An accelerometer performs measurement of the component of the earth’s gravitational field along the axis in which it is oriented while drilling. It works on the “force-balance” principle. Atest mass is suspended from a quartz hinge, which restricts movement to one axis only. As the mass tends to move due to gravity acting along that axis, its central position is maintained by an opposing electromagnetic force.
The larger the gravitational force, the larger the pick-up current required to oppose it. The voltage drop over a resistor in the pickup circuit is measured, and this is directly related to the gravitational component. Depending on the orientation of the BHA the reading on each accelerometer will be different. From these 3 components, the angle of inclination and tool face can be calculated.
A magnetometer will measure the component of the earth’s magnetic field along 1 axis. If a wire is wrapped around a soft iron core and then placed in a magnetic field, the current induced in the pick-up circuit will vary depending on the angle at which the toroid is placed. Therefore the size of the current is related to the direction of the coil with respect to the direction of the magnetic field. As with the drilling accelerometer the voltage measurement is done across a resistor in the pick-up circuit of the magnetometer. The voltages read at each magnetometer can then be used to calculate azimuth.
Sensors Surveying & Calculations
In the following equations a, b, c, x, y, and z refer to the accelerometer and magnetometer readings with axes as shown.
Inclination – the angle between C accelerometer and vertical. Looking at a vertical cross-section
Toolface – the angle between the high side and B accelerometer. Looking down the tool along the C axis:
Azimuth – the angle between the Z-axis and magnetic North, when projected onto the horizontal plane. Looking in the horizontal plane we define 2 vectors V1 and V2 where V1 lies along the tool axis.
Notice that accelerometer readings are also used in the calculation of azimuth. If there is any mistake in the accelerometer readings, therefore, inclination, tool face, and azimuth will all be wrong. Since we are relying on the magnetometers responding only to the earth’s magnetic field any local magnetic effects from the drill string must be isolated. There must be enough non-magnetic drill collars above and below the sensors to stop any such interference. As a result of this, the sensors will be operating 40′ – 80′ behind the bit (the exact distance must be known before the tool is run).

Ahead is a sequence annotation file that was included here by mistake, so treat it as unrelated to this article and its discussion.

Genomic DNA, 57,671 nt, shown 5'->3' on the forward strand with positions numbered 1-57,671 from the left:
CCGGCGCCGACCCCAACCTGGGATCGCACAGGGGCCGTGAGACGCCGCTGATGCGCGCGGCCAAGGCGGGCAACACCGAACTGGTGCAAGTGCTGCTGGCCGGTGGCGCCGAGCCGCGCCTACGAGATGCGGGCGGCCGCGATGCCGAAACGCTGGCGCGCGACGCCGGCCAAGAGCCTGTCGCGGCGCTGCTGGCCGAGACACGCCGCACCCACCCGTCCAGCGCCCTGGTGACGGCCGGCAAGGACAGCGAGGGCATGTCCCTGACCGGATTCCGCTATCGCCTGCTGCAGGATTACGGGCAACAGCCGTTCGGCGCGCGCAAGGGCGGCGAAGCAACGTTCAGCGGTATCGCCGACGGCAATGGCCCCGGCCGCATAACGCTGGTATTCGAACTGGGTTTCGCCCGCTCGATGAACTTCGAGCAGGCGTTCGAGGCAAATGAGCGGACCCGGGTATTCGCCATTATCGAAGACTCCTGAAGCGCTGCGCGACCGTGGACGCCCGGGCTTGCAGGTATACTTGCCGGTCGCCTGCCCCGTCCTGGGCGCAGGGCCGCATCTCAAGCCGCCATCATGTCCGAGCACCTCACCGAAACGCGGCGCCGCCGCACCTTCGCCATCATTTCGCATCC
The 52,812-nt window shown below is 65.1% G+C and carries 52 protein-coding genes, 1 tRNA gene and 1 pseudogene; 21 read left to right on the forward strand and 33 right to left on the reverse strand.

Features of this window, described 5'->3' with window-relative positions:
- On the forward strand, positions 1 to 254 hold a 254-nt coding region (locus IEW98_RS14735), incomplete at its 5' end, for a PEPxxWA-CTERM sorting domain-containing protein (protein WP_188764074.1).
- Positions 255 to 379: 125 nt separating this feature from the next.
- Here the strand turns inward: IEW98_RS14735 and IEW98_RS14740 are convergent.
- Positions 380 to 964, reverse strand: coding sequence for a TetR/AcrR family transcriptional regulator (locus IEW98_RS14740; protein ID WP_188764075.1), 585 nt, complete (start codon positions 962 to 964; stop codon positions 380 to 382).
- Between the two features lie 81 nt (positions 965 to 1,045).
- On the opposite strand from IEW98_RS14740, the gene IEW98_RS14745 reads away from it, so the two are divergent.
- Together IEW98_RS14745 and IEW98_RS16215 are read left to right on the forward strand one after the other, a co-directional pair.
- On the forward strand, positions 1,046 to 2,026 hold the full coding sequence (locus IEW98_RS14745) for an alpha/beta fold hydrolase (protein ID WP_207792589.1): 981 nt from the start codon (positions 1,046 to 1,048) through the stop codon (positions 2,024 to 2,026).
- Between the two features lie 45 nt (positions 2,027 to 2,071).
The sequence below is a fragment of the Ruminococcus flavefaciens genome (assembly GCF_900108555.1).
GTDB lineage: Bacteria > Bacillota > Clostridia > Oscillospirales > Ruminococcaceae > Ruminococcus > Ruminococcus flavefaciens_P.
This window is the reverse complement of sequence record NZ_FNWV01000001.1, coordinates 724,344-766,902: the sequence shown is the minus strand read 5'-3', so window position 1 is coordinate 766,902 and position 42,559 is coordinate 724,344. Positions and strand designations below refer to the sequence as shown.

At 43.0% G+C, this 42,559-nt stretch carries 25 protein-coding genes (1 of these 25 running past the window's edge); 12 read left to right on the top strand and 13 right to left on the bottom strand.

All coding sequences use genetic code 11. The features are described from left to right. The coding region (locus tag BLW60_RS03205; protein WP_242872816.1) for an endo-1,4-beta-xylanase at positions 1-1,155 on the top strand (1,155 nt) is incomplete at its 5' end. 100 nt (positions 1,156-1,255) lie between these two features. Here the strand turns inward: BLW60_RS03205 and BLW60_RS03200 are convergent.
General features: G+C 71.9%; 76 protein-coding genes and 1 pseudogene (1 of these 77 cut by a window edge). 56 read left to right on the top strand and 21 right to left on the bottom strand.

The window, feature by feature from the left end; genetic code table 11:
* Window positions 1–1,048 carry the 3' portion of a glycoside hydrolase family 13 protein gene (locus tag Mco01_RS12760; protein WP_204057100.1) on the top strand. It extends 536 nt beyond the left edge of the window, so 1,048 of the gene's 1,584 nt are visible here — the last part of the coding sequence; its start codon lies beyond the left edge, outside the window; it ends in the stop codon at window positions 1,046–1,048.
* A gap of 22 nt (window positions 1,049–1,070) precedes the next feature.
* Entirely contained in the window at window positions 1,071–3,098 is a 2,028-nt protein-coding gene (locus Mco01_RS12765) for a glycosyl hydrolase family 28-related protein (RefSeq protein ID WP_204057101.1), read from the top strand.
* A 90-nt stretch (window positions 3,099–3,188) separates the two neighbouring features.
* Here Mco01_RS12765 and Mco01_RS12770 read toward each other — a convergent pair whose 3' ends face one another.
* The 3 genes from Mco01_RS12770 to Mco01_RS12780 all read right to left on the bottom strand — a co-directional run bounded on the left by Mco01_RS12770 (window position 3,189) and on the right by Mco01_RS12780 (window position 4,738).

Check the full article of MWD sensors:
Measurement While Drilling Normal Surveying Routine
The usual practice in taking a survey is to drill to the end of the string and make the connection. Run in the hole and tag the bottom. Pick up 5′-10′ and keep pipe steady for 2 minutes (this allows survey data to be stored). Re-start drilling and survey data is transmitted to the surface. In some tools the transmission is initiated by rotation, in others, it senses pump pressure. During the steering (Check also Rotary steerable drilling system) run, where a drilling mud motor is being used an update of the tool face, is usually transmitted every minute. This is of great value to the directional driller as he monitors the progress of the well.
Accuracy of Measurement While Drilling
MWD companies quote slightly different figures for accuracy but generally within the following limits:
These figures compare favorably with Magnetic single shot Survey accuracies and MWD offers the advantage of being able to repeat surveys at the same depth with little loss in rig time